@TheGibson Absolutely can't be cracked. Let's get on with it.

@TheGibson We should be acting like the NSA has had quantum computing for years now. They have unlimited budgets and the smartest people in the world working there.

We should all be acting like RSA and every linear crypto algorithm can be cracked instantly.

@Ricardus @TheGibson eh, I work in quantum computing and I'm not really worried about this being a problem any time soon

@ngp @Ricardus I hope you're right... I do know that preparations for this have been ongoing for the last 4 yrs. at least... ultimately it will just be a change to resistant suites...


@thegibson Mmm.. I think we'll be OK with some sacrifices. There are a few signature schemes (like Lamport/Merkel) that would survive, and I think the original patents have run out on NTRU by now. TIL that NTRU is used by default by OpenSSH since v.9!

@seachaint @TheGibson I think the NTRU usage is transparent with any ed25519 key! It's "just" an extension of the c25519 key exchange, if I read the notes correctly.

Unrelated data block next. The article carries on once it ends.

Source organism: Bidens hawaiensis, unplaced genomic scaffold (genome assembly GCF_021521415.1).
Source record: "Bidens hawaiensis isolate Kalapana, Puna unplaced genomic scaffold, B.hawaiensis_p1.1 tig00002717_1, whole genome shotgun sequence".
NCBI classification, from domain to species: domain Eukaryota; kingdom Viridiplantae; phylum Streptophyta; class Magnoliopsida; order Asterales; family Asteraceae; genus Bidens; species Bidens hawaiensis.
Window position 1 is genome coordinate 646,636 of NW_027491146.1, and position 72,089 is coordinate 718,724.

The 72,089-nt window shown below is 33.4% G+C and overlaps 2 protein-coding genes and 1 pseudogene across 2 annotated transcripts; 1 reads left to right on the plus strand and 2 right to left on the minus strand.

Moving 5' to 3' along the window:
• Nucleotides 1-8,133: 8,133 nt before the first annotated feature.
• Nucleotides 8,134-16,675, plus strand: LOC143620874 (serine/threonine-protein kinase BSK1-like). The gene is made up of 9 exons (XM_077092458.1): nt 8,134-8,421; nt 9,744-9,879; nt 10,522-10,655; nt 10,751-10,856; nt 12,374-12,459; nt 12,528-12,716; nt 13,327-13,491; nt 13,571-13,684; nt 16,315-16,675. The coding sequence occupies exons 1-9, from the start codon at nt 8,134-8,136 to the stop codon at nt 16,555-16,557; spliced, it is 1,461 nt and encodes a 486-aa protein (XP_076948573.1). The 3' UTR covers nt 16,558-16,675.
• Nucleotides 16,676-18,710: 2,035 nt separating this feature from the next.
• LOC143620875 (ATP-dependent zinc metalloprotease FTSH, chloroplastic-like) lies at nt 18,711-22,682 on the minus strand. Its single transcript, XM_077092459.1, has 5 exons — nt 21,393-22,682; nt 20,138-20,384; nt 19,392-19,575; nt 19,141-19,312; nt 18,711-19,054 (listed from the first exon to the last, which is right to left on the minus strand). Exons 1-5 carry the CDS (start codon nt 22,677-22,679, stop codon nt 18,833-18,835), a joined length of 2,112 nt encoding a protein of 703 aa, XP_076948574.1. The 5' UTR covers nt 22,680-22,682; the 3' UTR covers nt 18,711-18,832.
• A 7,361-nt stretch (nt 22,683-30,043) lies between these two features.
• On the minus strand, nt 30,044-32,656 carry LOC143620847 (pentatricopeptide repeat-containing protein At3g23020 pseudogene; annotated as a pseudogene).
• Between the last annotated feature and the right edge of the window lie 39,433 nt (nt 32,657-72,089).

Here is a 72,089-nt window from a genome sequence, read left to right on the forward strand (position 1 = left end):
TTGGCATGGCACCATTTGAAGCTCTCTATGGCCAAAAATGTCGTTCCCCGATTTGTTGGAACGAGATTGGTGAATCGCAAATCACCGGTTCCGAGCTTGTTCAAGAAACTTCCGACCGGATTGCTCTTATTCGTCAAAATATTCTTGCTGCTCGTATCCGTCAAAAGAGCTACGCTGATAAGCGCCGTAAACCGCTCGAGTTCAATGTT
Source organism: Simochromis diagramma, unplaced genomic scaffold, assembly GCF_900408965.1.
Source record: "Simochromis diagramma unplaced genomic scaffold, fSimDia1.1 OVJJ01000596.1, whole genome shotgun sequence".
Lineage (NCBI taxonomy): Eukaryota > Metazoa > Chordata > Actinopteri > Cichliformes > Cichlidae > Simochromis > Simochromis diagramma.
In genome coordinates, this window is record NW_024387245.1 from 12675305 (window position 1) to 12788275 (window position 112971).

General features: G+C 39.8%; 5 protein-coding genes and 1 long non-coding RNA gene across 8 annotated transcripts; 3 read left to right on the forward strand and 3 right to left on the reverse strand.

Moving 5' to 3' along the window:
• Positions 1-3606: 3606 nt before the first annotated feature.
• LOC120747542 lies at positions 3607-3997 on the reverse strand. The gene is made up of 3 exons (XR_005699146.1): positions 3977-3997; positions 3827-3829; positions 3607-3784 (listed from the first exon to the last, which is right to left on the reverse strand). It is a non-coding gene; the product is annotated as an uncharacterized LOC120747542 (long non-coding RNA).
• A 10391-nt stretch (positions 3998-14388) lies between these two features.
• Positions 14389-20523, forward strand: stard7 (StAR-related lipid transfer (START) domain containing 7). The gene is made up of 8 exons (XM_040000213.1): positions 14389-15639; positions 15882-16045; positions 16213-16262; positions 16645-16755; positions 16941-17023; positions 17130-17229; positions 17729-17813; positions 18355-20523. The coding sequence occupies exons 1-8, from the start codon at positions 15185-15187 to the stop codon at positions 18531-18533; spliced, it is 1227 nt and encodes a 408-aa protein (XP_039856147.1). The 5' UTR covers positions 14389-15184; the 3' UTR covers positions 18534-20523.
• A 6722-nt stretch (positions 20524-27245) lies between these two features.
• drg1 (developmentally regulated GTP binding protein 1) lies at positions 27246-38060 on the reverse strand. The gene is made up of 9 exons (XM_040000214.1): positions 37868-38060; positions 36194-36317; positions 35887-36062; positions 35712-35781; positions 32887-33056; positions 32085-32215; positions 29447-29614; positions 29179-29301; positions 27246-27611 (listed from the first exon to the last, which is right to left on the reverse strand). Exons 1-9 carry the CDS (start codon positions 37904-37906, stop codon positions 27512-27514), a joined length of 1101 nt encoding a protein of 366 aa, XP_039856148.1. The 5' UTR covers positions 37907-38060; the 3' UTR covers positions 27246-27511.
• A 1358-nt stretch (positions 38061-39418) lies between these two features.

@eqe @thegibson I don't know the details, but the change log makes it sound like the two methods are being used for redundancy rather than to complement one another. So yea, they're extending an existing key exchange with a quantum-resistent wrapper? But it's still a pubkey-based method so one assumes the new SSH "keypairs" would actually be pairs-of-keypairs?

@seachaint @TheGibson Wikipedia has a decent overview
There are two areas of concern for quantum decryption, either the attacker can get the private key and impersonate, or the attacker can break the ECDH exchange to get the session key.

Based on the "record then decrypt" mentioned in the notes, openssh appears to be concerned about session key recovery. That appears to be the more feasible attack for practical QC, too.

The way you add a pqcrypto (post quantum cryptography) safety layer to an existing DH style exchange is, you keep the current exchange as is, and you also do a second exchange in parallel using the PQ-secure algorithm. Then you have 2 session keys, s1 protected using ed25519 and s2 protected using ntruencrypt, and you combine them into the final session key s. As long as the combiner is safe, and either s1 or s2 is protected, this gives dual security.

In short, I don't see any reason why this change would require new pubkeys.

@signal9 @thegibson Yep, the backdoor will be the come over and knock on my back door, and I ask them "How did you get past the attack chicken?"

@thegibson wasn't google proud of having computed 3+3 on a quantum computer a few years ago ?? Time flies pfew.

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